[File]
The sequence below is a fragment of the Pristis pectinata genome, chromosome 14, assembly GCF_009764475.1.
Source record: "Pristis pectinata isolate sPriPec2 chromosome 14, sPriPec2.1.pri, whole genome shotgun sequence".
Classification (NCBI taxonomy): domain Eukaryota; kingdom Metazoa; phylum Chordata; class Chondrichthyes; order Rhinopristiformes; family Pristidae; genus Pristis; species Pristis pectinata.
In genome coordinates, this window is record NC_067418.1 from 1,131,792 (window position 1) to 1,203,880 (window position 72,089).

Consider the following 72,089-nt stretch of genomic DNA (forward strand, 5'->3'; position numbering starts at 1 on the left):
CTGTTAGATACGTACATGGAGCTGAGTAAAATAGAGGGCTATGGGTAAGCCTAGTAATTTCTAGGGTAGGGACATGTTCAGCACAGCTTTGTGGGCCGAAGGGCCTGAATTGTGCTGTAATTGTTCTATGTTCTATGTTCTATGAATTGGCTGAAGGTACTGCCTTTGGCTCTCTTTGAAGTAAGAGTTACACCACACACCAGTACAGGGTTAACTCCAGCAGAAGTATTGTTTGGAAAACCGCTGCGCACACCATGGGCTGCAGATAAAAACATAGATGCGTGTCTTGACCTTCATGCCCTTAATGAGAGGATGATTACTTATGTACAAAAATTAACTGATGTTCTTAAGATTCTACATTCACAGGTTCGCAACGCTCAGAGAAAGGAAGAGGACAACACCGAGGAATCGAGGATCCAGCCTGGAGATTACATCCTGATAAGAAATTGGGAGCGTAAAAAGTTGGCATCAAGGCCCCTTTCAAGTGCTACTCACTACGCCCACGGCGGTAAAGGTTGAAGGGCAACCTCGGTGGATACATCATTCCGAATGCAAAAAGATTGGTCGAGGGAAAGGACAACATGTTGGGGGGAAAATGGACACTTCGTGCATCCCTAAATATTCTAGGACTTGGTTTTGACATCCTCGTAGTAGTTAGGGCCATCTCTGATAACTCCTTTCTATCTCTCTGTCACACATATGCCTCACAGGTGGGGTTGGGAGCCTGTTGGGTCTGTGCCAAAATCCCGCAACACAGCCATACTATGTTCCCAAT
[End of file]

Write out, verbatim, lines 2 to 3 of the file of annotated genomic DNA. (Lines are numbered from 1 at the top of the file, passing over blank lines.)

Source record: "Pristis pectinata isolate sPriPec2 chromosome 14, sPriPec2.1.pri, whole genome shotgun sequence".
Classification (NCBI taxonomy): domain Eukaryota; kingdom Metazoa; phylum Chordata; class Chondrichthyes; order Rhinopristiformes; family Pristidae; genus Pristis; species Pristis pectinata.